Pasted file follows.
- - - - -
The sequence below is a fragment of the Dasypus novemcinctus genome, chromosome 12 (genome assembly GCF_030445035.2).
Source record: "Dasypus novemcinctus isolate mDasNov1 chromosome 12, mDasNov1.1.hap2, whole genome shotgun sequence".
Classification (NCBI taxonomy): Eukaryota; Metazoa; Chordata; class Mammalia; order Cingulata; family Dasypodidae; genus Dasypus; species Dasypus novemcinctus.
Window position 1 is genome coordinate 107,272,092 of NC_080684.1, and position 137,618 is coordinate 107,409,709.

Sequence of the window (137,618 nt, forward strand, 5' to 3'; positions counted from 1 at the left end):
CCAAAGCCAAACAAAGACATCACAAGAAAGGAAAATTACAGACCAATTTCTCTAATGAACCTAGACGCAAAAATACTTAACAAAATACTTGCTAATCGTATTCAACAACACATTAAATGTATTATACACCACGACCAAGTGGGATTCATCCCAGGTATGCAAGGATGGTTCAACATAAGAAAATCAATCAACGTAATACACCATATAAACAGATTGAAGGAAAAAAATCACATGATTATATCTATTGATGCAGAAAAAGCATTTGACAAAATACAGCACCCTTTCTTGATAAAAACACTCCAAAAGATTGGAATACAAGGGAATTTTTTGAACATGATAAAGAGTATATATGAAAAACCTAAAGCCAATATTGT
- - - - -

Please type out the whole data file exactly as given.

The sequence below is a fragment of the Dasypus novemcinctus genome, chromosome 12 (genome assembly GCF_030445035.2).
Source record: "Dasypus novemcinctus isolate mDasNov1 chromosome 12, mDasNov1.1.hap2, whole genome shotgun sequence".
Classification (NCBI taxonomy): Eukaryota; Metazoa; Chordata; class Mammalia; order Cingulata; family Dasypodidae; genus Dasypus; species Dasypus novemcinctus.
Window position 1 is genome coordinate 107,272,092 of NC_080684.1, and position 137,618 is coordinate 107,409,709.

Sequence of the window (137,618 nt, forward strand, 5' to 3'; positions counted from 1 at the left end):
CCAAAGCCAAACAAAGACATCACAAGAAAGGAAAATTACAGACCAATTTCTCTAATGAACCTAGACGCAAAAATACTTAACAAAATACTTGCTAATCGTATTCAACAACACATTAAATGTATTATACACCACGACCAAGTGGGATTCATCCCAGGTATGCAAGGATGGTTCAACATAAGAAAATCAATCAACGTAATACACCATATAAACAGATTGAAGGAAAAAAATCACATGATTATATCTATTGATGCAGAAAAAGCATTTGACAAAATACAGCACCCTTTCTTGATAAAAACACTCCAAAAGATTGGAATACAAGGGAATTTTTTGAACATGATAAAGAGTATATATGAAAAACCTAAAGCCAATATTGT